Guy’s Hospital was founded in 1721 by philanthropist Thomas Guy in the London borough of Southwark. He established it originally to treat ‘incurables’ discharged from St Thomas’ Hospital which was founded in 1550. Guy had been a Governor and benefactor of St Thomas. When Thomas Guy died in 1724, he was entombed at the hospital’s chapel in a tomb featuring a marble sculpture by John Bacon
In 1769 it was decided that Guy’s would teach mainly medical subjects, whereas St Thomas’ would focus on surgery and the joint teaching institution was generally known as The Borough Hospitals. However, a dispute between the two hospitals resulted in Guy’s Hospital establishing its own medical school in 1825. St Thomas’s Hospital Medical School and Guy’s Hospital Medical School are two of the oldest and most prestigious medical schools in the UK.
The hospital’s Tower Wing was originally known as Guy’s Tower and at the time it was built, it was the tallest hospital building in the world, standing at nearly a hundred and fifty metres with thirty four floors. The tower was overtaken as the world’s tallest healthcare-related building by The Belaire in New York City in 1988. As at June 2019, the Tower Wing, which remains one of the tallest buildings in London, is the world’s fifth-tallest hospital building.
Today Guy’s Hospital is an NHS hospital and part of the Guy’s and St Thomas’ NHS Foundation Trust; one of the institutions that comprise the King’s Health Partners, an academic health science centre. It remains a large teaching hospital and together with St Thomas’ Hospital and King’s College Hospital, forms the location of King’s College London GKT School of Medical Education.
State Nurse Registration training
When we arrived in London and lived in the nurses’ home at Guy’s Hospital, we all thought it was fantastic. One of the great joys of being at a London teaching hospital is that the theatres send a certain amount of free tickets out. Tuesday and Wednesday evenings weren’t busy nights and theatres sent all the hospitals twenty, sometimes thirty tickets at a time. You could go and uplift two tickets from the sister in charge of the nurses’ home, and say to some chap that you were going out with, “Oh I’ve got tickets for such and such, do you want to come?” It was great. You provided free tickets and they usually bought supper, so it made for a rather enjoyable cheap night out. Or you’d say to whoever was off duty, “Fancy going to the theatre?” “Sure, I’m free,” and off we went.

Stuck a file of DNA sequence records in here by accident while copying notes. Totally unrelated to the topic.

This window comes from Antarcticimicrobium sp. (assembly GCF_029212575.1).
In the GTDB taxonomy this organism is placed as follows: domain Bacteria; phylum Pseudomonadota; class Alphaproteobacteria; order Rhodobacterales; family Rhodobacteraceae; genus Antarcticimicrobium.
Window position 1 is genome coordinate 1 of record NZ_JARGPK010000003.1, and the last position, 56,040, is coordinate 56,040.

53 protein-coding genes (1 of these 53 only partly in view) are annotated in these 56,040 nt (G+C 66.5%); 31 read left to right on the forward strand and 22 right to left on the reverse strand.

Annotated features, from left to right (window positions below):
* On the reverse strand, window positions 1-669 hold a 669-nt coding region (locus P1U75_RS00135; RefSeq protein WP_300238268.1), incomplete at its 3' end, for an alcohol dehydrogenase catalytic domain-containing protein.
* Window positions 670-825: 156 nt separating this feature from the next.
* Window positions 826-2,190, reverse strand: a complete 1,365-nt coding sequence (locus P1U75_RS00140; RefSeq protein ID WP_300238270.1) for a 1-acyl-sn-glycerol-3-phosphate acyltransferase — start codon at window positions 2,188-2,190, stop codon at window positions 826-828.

As Lambs we were required to be in by ten at night, which initially meant it was impossible to go to the theatre because you couldn’t get from theatreland back to Guy’s, which is on the south side of the river, just across London Bridge, in that time. Porters were stationed in a lodge at the entrance to the nurses’ home, and they were absolutely ghastly and always reported you even if you were only a minute late. Consequently, the hospital found that a lot of young nurses were falling pregnant because they didn’t return to the nurses’ home, instead they stayed out all night; contraception wasn’t easily available in the sixties. Eventually they changed the rules, and everybody needed to be in by midnight, which was so much more sensible as we were all eighteen at least.
When we first started, the duties were quite onerous. If it was day duty you started at eight in the morning, with two hours off either later in the morning, or two hours off in the afternoon, and you didn’t finish until eight in the evening, which left no time to prepare for anything apart from going to bed for the night exhausted. Other times we finished at six o’clock in the evening and that was great as it meant we had enough time and could go to the theatre.
We trained on the job and once a year attended a six-week block course when we purely studied and attended lectures. Our set’s academic block was always in the early summer. So, each year three friends and I all bought half-season tickets to the Promenade Concerts held at the Royal Albert Hall. We went along every night they played, six nights a week, regardless of what was on, to learn about music and see world famous conductors such as Sir John Barbirolli and Flash Harry, aka Sir Malcolm Sargent. We saw new works and listened to new music. There were the commentators in the BBC Box sometimes roaring with laughter, and you could tell when they were saying to each other, “God this is ghastly rubbish isn’t it?” But it was an exciting time and we were always off promenading in the summer. It was London in the swinging sixties; it was all go in Carnaby Street and Cranks Vegetarian Restaurant had just opened. Mini-skirts were a joy after our stultifying uniforms.